Saturday, February 6, 2016

Bridge Dance Overcomes Troubled Waters

Nearly closed by police and thunderstorms, this dance under the Strawberry Mansion Bridge on the Schuylkill held us in suspense.

Bridge Dance Overcomes Troubled Waters


Merilyn Jackson, For The Inquirer
Posted: Tuesday, June 18, 2013, 3:01 AM

Last weekend's Invisible River - an aerial dance/music project to be staged under and around the Strawberry Mansion Bridge by Alie Vidich & the Brigade - nearly became Invisible Dance.

Though Vidich and her team had worked for eight months to secure permits through the Fairmount Park Special Events Office, the bridges division of the City Streets Department, and the state Fish and Boat Commission, no one told them they also needed to notify the Office of Public Safety. Which meant that on Friday, as the troupe prepared for an on-site rehearsal, police warned them that if they attempted to mount the bridge, they'd be arrested.

But Vidich and her supporters aimed to fly. Through Facebook, Twitter, phone, and e-mail they contacted Gary Steuer, the city's chief cultural officer, and his deputy Moira Baylson, who scrambled to clear the runway. The result: On Sunday evening, as a rain shower ended and spectators began arriving at St. Joseph's Boathouse, Vidich, Evan Hoffman, and lead rigger Daniel Porter began crawling up the center beam of the first of the bridge's four bowstring arches. It took half an hour to ensure the harnesses and wiring would safely suspend the two.

Soon a choir of vocalized vowel sounds by Elliott Harvey wafted from speakers, as nine dancers paced the parking lot and ran through the crowd toward the pair, now dangling midway between the Schuylkill and the apogee of the arch.

With rosy clouds blushing across blue sky behind them, they swooped into backbends that echoed the bridge, one or the other lowering toward the water. They x-ed and windmilled their bodies, drew close to each other, kicked away, extended one leg upward, arms reaching for the water, or rested limbs on one another. A canoe hovering behind one of the piers began to move toward them. As the sun set, they slowly descended into the water and swam to the riverbank. Cheers erupted from the crowd as the idyllic imagery ended.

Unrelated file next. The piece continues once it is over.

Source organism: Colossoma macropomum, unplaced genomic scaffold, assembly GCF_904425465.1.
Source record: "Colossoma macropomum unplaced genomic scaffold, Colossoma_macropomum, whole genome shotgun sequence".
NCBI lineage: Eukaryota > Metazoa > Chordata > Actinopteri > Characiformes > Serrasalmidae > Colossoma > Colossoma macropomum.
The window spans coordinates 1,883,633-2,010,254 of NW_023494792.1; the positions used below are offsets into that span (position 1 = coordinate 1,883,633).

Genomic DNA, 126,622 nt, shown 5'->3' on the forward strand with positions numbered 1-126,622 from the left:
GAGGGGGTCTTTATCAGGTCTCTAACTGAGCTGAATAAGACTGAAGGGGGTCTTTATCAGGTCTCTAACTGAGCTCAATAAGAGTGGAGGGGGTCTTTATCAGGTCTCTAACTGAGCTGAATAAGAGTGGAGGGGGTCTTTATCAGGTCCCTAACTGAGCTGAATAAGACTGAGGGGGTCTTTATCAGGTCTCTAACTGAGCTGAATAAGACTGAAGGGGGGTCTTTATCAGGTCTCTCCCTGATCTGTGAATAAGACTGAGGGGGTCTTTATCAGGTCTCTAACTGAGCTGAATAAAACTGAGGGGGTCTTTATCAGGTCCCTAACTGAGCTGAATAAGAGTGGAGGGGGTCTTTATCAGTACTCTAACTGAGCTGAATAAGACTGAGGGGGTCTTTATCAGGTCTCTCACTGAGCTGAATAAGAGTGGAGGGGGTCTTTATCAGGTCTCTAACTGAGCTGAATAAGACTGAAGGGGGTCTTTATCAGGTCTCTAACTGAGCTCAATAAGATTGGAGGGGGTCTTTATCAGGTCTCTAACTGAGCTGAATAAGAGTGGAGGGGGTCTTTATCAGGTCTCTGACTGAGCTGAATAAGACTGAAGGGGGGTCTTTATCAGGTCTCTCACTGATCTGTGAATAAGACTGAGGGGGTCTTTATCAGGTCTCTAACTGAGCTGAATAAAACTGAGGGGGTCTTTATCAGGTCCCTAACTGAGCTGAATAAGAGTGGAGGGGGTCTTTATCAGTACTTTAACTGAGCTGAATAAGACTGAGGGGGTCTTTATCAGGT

Vidich wants to open the river and its banks "to create an annual Schuylkill River performing arts festival that advocates for public swimming access in the river." She has proven that this kind of aerial work can be done safely and beautifully. Even the police officers on hand, quizzical at first, seemed, by the end, entranced.

Additional performance: 8 p.m. Sunday, 2200 Kelly Dr., next to St. Joseph's University Boathouse in Fairmount Park.

We encourage respectful comments but reserve the right to delete anything that doesn't contribute to an engaging dialogue.
Help us moderate this thread by flagging comments that violate our guidelines.

Comment policy: comments are intended to be civil, friendly conversations. Please treat other participants with respect and in a way that you would want to be treated. You are responsible for what you say. And please, stay on topic. If you see an objectionable post, please report it to us using the "Report Abuse" option.